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Review: Blood of The Tribades


The blood red titles roll, etching what’s to be the theme for the rest of the film, BotT has been clearly influenced by ‘Hammer’ films of old. The third feature film from Sophia Cacciola and Michael J. Epstein, whom have set out to deliver homage to euro-vampire films of the 70’s. Its dark, its gothic and has some really endearing features.  

The great vampire Bathor has founded the village of Bathory, 2000 years later and all that remains is superstition and religious violence. The men covered in welts blame their illness on the women of Bathory and take it upon themselves to cleanse the village of the female vampires once and for all.

Without delving further into the plot, the fantasy world of Bathory has definitely been given a lot of thought; for the most part it stays on a linear path with a twist towards the end.  However the film's strength was never likely to be its plot and in in welcome fashion, I believe the following two elements elevate the film above many of its contempories:

Cinematography and the Score.

As a fan of cinematography there are a handful of amazing shots, in particular the panning landscape scenes which are nothing short of breathtaking and fans of cinematography are sure to be impressed. The locations are on point, and deliver the ‘gothic’ feel convincingly. I did, however, feel that the internal shots suffered, bar a couple of scenes the atmosphere is lost, a combination of lighting and location which just don’t seem to fit in – naturally I’m sure down to budgeting but a shame none the less. Of course it could justifiably be that the external shots were just that good 😉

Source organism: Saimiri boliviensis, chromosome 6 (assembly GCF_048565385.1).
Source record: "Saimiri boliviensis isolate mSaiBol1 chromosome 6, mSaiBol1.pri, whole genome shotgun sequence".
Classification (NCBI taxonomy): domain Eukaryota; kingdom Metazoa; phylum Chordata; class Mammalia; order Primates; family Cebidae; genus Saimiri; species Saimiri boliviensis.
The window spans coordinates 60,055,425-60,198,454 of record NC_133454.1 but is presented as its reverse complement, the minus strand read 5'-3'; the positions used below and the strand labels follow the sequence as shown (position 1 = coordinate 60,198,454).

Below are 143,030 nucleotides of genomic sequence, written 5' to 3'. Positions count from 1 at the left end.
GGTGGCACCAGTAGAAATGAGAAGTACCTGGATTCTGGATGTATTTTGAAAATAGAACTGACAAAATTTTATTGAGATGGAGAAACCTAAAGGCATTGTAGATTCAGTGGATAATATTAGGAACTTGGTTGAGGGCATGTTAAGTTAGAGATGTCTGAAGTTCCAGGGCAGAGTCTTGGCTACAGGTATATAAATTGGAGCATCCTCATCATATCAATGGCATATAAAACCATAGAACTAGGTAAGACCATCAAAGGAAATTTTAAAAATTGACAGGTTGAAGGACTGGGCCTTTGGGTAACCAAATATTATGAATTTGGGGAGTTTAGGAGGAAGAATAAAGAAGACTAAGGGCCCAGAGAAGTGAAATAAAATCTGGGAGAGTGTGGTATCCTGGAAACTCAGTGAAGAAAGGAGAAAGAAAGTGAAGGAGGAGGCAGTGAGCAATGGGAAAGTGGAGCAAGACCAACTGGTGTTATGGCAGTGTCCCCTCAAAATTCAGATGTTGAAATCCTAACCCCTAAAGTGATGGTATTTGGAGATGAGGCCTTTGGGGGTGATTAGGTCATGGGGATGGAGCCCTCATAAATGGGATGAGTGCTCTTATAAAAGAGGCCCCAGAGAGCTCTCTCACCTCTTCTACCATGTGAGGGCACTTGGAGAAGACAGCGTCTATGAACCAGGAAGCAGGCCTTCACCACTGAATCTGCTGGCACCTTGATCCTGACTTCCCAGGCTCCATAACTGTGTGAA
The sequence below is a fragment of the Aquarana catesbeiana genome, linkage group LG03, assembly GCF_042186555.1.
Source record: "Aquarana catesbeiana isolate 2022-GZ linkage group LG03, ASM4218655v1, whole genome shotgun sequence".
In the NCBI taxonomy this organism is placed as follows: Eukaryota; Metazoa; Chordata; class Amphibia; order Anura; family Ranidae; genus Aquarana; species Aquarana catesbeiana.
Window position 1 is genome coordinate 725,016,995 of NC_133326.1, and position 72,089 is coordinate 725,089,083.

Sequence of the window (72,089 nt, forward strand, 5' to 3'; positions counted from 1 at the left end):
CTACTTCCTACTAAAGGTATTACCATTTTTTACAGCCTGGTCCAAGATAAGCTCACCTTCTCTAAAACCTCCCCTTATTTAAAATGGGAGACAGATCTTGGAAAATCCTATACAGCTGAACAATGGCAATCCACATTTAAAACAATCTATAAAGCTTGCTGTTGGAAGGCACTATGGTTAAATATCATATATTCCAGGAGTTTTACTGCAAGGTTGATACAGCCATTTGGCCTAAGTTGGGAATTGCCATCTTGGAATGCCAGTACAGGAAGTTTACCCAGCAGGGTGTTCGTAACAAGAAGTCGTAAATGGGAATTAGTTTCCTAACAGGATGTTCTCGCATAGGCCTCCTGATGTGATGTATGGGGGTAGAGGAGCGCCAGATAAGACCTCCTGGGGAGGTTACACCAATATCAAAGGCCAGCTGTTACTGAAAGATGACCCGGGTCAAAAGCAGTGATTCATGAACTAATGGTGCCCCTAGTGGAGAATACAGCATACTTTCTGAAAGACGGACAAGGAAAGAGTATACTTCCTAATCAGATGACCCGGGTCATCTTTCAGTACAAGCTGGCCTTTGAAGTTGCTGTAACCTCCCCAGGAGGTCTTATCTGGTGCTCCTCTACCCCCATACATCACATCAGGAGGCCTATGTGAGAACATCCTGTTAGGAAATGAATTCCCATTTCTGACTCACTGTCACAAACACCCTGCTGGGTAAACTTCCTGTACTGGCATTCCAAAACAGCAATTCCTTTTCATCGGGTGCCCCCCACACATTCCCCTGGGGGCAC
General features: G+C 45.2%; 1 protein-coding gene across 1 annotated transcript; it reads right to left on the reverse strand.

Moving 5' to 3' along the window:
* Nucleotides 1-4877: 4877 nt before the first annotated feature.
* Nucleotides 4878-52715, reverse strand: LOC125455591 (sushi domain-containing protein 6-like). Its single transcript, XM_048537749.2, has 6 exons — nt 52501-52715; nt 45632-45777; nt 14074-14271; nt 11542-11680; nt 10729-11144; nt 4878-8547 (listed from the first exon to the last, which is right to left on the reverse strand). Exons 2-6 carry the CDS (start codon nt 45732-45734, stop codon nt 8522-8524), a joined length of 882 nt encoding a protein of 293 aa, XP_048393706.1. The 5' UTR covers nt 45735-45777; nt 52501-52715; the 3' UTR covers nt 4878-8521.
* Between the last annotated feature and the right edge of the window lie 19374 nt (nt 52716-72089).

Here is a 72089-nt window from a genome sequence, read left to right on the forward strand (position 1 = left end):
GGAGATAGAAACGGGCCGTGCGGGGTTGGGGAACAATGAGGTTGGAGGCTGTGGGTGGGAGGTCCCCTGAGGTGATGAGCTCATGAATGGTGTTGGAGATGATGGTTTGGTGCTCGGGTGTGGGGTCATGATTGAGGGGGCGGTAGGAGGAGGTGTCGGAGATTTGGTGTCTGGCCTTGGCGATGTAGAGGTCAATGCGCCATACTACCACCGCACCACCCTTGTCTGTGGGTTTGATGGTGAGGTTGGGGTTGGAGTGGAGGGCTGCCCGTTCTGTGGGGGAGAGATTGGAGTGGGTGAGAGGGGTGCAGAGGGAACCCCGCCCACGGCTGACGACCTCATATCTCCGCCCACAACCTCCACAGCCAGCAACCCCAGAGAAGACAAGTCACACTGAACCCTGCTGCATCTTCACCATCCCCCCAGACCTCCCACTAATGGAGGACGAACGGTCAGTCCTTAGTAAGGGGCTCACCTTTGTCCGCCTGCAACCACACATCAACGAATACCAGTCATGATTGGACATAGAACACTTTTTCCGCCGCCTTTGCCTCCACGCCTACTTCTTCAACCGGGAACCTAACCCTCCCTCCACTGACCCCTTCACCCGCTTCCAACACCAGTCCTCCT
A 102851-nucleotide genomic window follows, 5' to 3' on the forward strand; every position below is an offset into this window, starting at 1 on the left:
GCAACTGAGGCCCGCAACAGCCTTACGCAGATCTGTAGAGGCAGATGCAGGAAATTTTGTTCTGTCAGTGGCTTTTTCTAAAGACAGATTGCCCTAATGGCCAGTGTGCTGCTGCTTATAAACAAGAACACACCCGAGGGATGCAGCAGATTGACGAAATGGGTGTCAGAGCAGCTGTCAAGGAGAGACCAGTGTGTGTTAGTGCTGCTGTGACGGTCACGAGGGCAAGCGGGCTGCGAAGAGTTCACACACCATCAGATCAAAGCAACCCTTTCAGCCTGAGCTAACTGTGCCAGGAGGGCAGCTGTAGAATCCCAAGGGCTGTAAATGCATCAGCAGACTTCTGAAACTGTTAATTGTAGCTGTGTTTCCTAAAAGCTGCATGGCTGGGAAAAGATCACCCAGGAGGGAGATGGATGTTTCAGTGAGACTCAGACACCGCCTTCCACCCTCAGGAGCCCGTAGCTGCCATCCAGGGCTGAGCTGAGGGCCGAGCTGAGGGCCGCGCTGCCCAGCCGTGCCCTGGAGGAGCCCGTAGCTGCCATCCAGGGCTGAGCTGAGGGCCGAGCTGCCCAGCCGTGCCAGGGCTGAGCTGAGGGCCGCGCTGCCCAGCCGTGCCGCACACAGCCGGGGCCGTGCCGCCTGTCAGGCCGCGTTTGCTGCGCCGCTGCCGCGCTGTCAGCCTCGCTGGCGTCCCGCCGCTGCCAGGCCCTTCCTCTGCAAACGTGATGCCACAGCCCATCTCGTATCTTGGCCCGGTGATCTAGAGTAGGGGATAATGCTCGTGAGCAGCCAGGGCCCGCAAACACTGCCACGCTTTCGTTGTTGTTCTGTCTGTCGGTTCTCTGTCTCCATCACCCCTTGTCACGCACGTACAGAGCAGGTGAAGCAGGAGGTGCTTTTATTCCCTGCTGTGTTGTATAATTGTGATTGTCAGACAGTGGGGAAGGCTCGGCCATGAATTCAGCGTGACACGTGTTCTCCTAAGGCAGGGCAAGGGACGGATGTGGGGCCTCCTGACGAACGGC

Likewise, the musical score of the film gives the film a memorable identity, it’s a really quirky classical/gothic soundtrack and if you have seen ‘Nekromantik’ you will see similarities – it’s a style you don’t hear very often, but is intricate and ear-catching, complimenting the film's influences whilst standing out as a strength in its own right.

The gore in the film is fairly low key – mainly vampire feeding, it would of been nice to see some more, however that’s just down to preference.  There is a particular scene where we get to see a wang, harpooned through the air with a crossbow, which carries on with a prominent subject - feminism. There are evident undertones throughout, where men are seen leering at the women before attempting to take their lives, whilst the women seem to be strong and independent and of course having said obsession with the dismembering of manhood. Female heroines are becoming a popular theme and can be a refreshing change to the genre.

With the theme of Hammer/euro vampire films nudity plays a large role, there’s a lot on offer, both male and female – it’s not to everyone’s taste but does not detract from the film unless of course you are offended by beautiful women and men’s genitalia.  

Overall the success of BotT may be limited by its niche target audience, you certainly have to have a specific taste for the genre to enjoy its quirks, and as such I wouldn’t class the film as appealing to the average horror fan (although from the details in the press release I don’t think it ever had that it mind). It’s a homage through and through and if in the market for a fun indie film containing copious amounts of nudity this is for you!


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